Around 35,000 individual bits of orbital debris, sometimes known as “space trash,” are now in Earth’s orbit. A new Small Business Technology Transfer award involving a researcher from Florida Institute of Technology may aid in reducing some of the chaos.
The Small Business Association’s $150,000 STTR grant was given in February to Madhur Tiwari, assistant professor of aeronautical engineering and director of The Autonomy Lab, and Creare, a leader in the design and development of cryogenic components and systems located in New Hampshire.
With this funding, they will use machine learning to recreate 3D models of space debris as part of Space Domain Awareness (SDA) projects. SDA refers to the capacity to spot, follow, recognize, and describe things in outer space.
The study will also investigate time-saving strategies for gathering debris data modeling.
As Tiwari puts it, “currently, 3D-modeling of space trash needs ground-in-the-loop activities,” which increases the spacecraft’s reliance on ground assistance and slows down the process.
We are developing algorithms employing machine learning techniques to allow autonomous space travel by equipping spacecraft with cameras that can create 3D models independently of Earth-based control.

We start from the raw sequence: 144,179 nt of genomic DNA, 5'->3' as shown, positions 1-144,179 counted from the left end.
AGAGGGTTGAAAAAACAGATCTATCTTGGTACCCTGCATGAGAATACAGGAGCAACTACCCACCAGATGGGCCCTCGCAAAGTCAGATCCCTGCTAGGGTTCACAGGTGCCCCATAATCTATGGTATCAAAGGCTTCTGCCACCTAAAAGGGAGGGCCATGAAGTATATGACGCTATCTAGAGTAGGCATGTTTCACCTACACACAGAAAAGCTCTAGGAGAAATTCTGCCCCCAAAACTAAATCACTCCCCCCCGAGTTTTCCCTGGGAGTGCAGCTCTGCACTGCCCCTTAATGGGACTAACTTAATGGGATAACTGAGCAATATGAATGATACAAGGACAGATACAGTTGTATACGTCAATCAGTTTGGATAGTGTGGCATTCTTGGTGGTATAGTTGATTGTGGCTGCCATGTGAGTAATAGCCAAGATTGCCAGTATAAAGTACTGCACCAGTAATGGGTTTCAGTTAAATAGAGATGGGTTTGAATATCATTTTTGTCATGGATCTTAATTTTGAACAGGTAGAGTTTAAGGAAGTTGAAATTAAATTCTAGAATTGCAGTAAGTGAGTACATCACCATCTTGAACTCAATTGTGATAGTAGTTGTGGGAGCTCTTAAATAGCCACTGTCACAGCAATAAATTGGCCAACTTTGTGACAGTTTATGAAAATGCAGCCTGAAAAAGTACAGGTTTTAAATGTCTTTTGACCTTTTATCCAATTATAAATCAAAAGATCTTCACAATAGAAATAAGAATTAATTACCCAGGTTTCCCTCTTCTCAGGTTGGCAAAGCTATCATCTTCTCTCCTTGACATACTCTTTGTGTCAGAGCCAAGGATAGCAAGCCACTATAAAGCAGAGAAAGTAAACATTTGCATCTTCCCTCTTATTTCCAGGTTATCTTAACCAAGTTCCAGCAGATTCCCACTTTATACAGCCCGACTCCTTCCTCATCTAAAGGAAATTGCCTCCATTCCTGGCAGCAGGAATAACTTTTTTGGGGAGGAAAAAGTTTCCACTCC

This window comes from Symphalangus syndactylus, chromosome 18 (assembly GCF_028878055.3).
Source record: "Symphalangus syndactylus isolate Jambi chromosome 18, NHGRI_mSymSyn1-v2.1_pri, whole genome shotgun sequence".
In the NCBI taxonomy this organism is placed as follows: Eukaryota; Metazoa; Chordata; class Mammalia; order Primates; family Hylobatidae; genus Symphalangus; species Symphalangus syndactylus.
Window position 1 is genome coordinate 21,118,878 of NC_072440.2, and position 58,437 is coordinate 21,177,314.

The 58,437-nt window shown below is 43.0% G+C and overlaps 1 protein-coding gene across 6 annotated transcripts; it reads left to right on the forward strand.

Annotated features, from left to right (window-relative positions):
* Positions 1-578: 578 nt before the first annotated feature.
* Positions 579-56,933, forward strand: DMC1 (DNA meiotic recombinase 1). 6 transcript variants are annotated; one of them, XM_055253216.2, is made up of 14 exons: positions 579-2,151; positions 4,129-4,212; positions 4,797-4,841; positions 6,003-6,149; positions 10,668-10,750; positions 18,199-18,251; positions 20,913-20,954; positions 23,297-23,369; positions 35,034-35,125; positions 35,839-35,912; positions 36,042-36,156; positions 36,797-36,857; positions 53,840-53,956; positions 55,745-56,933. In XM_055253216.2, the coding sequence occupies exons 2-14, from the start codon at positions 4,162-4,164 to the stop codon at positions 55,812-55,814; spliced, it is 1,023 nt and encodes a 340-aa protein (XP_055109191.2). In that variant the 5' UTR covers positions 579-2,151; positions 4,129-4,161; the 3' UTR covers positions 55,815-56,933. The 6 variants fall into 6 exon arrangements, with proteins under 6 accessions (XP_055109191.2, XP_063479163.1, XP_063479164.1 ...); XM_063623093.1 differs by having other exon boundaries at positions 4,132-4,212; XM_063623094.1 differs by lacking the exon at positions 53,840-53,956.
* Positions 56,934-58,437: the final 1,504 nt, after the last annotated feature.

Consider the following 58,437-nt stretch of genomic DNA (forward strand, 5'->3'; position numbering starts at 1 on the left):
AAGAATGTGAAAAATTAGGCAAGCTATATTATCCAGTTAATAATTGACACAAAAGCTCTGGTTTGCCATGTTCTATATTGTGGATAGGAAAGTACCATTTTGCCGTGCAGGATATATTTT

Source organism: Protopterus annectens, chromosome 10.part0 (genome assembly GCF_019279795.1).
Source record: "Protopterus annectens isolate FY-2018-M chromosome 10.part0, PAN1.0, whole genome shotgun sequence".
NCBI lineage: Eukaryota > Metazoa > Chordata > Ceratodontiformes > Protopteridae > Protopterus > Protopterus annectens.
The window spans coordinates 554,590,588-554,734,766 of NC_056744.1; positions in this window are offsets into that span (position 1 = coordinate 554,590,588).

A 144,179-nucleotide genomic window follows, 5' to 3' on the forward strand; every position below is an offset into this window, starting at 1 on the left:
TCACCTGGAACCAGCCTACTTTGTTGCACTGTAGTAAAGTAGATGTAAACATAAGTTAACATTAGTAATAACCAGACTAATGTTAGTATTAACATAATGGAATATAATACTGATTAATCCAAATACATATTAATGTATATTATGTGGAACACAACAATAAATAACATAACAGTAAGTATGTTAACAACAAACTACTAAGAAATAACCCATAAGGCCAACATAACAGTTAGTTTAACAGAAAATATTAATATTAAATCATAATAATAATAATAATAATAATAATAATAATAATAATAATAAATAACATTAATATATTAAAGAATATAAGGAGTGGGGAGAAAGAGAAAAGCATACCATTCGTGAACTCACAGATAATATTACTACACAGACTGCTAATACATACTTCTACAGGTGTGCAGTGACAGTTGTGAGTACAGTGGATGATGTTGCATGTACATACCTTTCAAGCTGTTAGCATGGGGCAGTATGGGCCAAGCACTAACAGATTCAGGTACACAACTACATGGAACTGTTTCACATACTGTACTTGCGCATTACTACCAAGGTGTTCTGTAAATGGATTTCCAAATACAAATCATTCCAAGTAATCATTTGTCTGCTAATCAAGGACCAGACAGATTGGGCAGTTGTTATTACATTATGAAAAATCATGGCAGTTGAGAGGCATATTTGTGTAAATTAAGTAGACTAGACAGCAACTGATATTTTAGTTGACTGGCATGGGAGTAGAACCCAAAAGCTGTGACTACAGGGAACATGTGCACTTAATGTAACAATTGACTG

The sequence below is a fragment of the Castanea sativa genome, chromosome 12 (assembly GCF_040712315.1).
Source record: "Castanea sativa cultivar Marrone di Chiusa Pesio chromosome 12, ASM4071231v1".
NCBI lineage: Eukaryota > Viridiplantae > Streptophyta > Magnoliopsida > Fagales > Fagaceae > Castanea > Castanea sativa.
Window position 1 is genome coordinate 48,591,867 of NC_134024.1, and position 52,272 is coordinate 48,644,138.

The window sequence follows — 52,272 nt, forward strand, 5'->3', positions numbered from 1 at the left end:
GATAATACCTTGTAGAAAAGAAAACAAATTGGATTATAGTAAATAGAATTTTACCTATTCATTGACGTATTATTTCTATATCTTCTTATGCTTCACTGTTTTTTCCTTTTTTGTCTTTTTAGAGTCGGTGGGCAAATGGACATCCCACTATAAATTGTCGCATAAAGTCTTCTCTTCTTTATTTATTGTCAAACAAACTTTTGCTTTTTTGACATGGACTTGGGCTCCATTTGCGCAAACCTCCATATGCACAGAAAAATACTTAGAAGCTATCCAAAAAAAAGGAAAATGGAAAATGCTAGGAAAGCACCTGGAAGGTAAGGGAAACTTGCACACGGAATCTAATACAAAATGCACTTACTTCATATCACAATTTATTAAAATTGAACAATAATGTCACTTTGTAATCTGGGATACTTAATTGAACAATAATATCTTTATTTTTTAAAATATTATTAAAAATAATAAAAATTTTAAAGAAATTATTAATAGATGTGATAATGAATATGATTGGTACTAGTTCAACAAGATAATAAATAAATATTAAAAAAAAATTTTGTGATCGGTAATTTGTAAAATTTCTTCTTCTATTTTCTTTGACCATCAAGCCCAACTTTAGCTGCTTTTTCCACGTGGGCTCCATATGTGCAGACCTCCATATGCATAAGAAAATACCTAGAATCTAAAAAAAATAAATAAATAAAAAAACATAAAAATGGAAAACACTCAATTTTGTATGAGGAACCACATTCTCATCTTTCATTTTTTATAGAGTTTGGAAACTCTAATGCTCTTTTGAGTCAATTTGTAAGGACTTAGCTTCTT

Debris is becoming an increasingly pressing concern. Non-functioning spacecraft, discarded launch vehicle stages, mission-related trash, and fragmentation debris are all examples of what NASA calls orbital debris.
According to a research published in Nature Astronomy in 2022, over 1,500 rocket bodies have reentered the atmosphere in the last 30 years, with over 70% of these being uncontrolled reentries.
Smaller than a baseball in diameter, these objects may reach speeds of up to 17,500 miles per hour, which is fast enough for even a fragment to do significant damage to a satellite or spacecraft.
NASA reports that paint specks were the source of damage to the space shuttle’s windows, and that debris as small as a millimeter poses the greatest danger of mission termination to most robotic spacecraft in low Earth orbit.
Plans for active debris removal (ADR) are now being considered to address some of these debris problems. These ideas consider the use of radiation to evaporate tiny particles, propulsion to move objects, and lasers to decelerate debris in near-Earth orbit.
“A lot of work is being done right now to keep track of space debris using ground and space-based devices,” Tiwari added.
“Yet, a huge quantity of unaccounted-for trash persists.”
Tiwari’s entire investigation into the elimination of space debris is supported by this funding.
In order to help with the Orbital Prime debris cleanup mission, the United States Air Force awarded Florida Tech and Tiwari a $250,000 contract last year.
Research is still in its infancy, but an urgent objective is to develop algorithms that will enable the spaceship to use its onboard cameras and machine learning to construct 3D representations of space junk.
For future trips, “we are striving to make the process more autonomous by depending less on communication between the spaceship and earth ground control,” Tiwari explained.